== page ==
There are few stories in American culture as infamous as that of the murders of Andrew and Abby Borden. There is even a chilling nursery rhyme that goes along with the legend, you know the one: "Lizzie Borden took an axe, and gave her mother forty whacks. When she saw what she had done, she gave her father forty-one." While the rhyme lacks accuracy — Lizzie's stepmother, Abby, was struck around 19 times, and her father, Andrew, about 11 — it does capture the level of obsession with this particular crime. For more than a century, scholars, artists, lawyers, and laymen have examined the case, studied it from every angle, and made all forms entertainment out of it, all in the hopes of learning one thing: Did Lizzie Borden murder her parents? In Cara Robertson's debut The Trial of Lizzie Borden, readers get the chance to become members of the jury on one of America's most notorious murder cases. The author presents, in exhaustive detail, the facts (and many of the most popular fictions) of the case, but in the end, she leaves it up to the reader to decide.
On a hot August morning in 1892, the bodies of Andrew Borden and his wife, Abby, were found in their home in Fall River, Massachusetts. According to one witness, the victims’ faces looked like "a mass of raw meat." The only other people at home at the time the crime was committed were Bridget Sullivan, the Borden family’s housemaid, and Lizzie, the couple’s youngest daughter.
During a short inquest, both women testified about the events of that fateful day, offering differing and often conflicting accounts. Interviews with other Fall Rivers residents and those close to the family revealed that life in the Borden home was far from idyllic. Both Lizzie and her older sister, Emma, were estranged from their father, Andrew, and their stepmother, Abby. Although they lived in the same house, the women avoided interacting with their parents, going so far as to eat at different meal times. There were also hurt feelings a jealousy over property and money the girls believed their father was keeping from them.
In the end, Lizzie was charged with murder in the deaths of her parents, and so began one of the most notorious murder cases in American history, one that drew reporters from all over the world to the quiet Massachusetts town in hopes of learning how a respectable, church-going, middle class-gentlewoman could commit such an horrendous crime.
As Robertson explains, "The idea of a maniac as a murderer provided an explanation for the shocking brutality of the murders: the skulls of the Bordens had been so shattered by the force of multiple blows that the victims were virtually unrecognizable." But was Lizzie a maniac, or just a jealous daughter caught in a crime of passion? Did she commit any crime at all?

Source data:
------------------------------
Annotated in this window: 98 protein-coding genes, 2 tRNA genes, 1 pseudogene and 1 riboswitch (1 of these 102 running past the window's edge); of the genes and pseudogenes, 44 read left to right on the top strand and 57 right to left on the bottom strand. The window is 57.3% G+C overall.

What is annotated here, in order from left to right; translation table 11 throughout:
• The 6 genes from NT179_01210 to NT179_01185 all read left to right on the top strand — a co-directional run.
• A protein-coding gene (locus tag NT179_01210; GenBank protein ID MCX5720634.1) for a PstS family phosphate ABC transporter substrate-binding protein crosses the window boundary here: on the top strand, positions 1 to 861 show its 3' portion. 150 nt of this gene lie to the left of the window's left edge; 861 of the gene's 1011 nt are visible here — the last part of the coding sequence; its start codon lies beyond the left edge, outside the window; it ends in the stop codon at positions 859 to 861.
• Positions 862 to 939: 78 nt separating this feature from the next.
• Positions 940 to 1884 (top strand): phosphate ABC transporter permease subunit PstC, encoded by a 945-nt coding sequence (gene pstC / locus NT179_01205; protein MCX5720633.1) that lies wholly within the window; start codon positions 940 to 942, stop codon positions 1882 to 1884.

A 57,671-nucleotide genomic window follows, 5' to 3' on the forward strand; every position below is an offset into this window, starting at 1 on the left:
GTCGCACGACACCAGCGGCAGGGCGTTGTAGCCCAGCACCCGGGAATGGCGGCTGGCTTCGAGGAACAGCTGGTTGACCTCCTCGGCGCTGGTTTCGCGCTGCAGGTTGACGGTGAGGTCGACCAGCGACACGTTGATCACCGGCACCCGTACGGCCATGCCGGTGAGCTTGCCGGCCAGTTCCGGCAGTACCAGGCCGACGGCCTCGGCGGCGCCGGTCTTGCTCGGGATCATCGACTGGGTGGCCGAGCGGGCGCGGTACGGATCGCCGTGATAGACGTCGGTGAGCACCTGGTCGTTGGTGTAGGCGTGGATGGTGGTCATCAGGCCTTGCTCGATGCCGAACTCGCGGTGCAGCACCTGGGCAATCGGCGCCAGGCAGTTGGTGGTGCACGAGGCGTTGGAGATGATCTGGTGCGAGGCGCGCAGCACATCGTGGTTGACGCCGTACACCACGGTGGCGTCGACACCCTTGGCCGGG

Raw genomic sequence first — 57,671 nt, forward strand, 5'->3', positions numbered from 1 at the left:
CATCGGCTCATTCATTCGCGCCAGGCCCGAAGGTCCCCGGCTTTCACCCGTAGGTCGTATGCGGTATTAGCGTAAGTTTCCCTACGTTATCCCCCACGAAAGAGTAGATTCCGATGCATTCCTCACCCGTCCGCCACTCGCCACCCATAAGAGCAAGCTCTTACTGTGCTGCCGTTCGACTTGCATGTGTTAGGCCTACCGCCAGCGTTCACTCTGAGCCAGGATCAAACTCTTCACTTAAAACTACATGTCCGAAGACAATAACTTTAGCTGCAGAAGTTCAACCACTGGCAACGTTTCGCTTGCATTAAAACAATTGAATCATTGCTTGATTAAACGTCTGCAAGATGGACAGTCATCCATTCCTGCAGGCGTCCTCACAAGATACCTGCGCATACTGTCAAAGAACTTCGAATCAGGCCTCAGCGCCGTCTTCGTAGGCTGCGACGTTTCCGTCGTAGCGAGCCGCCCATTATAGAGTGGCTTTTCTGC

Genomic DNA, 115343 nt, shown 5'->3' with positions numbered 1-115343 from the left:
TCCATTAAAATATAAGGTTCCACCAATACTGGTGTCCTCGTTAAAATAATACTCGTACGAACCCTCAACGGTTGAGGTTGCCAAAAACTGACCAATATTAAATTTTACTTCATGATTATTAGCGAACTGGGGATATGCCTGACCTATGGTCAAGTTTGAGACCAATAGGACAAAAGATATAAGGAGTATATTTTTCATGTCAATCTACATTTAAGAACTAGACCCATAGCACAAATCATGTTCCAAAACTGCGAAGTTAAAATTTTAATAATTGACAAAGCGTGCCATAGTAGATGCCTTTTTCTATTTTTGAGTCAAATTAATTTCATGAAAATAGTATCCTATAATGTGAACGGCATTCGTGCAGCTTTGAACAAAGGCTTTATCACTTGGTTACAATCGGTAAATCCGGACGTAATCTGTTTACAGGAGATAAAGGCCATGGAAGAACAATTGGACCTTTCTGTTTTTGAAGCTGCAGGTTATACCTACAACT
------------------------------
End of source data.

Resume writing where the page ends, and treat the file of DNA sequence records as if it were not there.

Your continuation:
Using legal documents, court transcripts, newspaper accounts, interview notes, and some newly available letters, The Trial of Lizzie Borden recounts each moment of the proceedings that followed. It is here that Robertson’s legal expertise shines through, transforming a standard courtside narrative into a gripping account of the trial.
Outside of the courtroom, and with the help of exhaustive research, Robertson also takes a deep-dive into the domestic lives of the Bordens, allowing readers to swim around in the strange reality of their household and their habits. Some of the details: The only jewelry Andrew Borden wore, and was buried with, was a ring given to him by Lizzie; each member of the Borden household, including Lizzie and Emma, kept their bedroom doors locked following an incident of theft; and just days before her parents’ murders, Lizzie was seen shopping for poison at a local drug store.
Robertson takes extra care in her presentation of Lizzie, and not just as the ax murderer from the legend, but as a Victorian woman trapped by the circumstances of her time. "Too old to attend one of the new women’s colleges and too wealthy for the mills, Lizzie Borden, like other middle-class women of her generation, was relegated to unproductive marginality, free to enjoy her leisure in the presumed comforts of her home," Robertson writes. "Unlike most other women of her generation, however, Lizzie Borden never married. The average age of marriage in the 1890s was twenty-two; at thirty-two, Lizzie Borden was a spinster. While her parents lived, she would always be a houseguest in her father’s home."
It is this detail — Lizzie being unmarried — that made her suspicious to so many. It’s her nonconformity to the times that inspired many to believe her capable of murder. "Hysteria was the most common explanation for the transgressive acts of middle-class women," Robertson writes. "By the end of the nineteenth century, women’s nature was seen as fundamentally different from male models of physiology." Yet, at end of the sensational trial, she was acquitted of the charges.
There are countless books, movies, television shows, and documentaries about the Borden murders, yet The Trial of Lizzie Borden manages to provide a fresh perspective on the crime. By presenting its subject as a real, complicated, and three-dimensional woman, The Trial of Lizzie Borden succeeds where other retellings of the true crime — both the factual and fictitious — have failed. Instead of posturing Borden as a feminist folk hero, or a righteous victim, or a cold-blooded psychopath, Robertson’s narrative allows her to exist as she was, full of contradiction and clouded in mystery.
Sure, it is easy to imagine Borden as an unhinged murderer driven by madness or malice to commit the horrible crime. It is even more tempting to pretend there was some greater justification, some meaningful motivation for her brutal actions. But in the reality laid out in The Trials of Lizzie Borden, the truth is much more complicated, and we might never know it in full.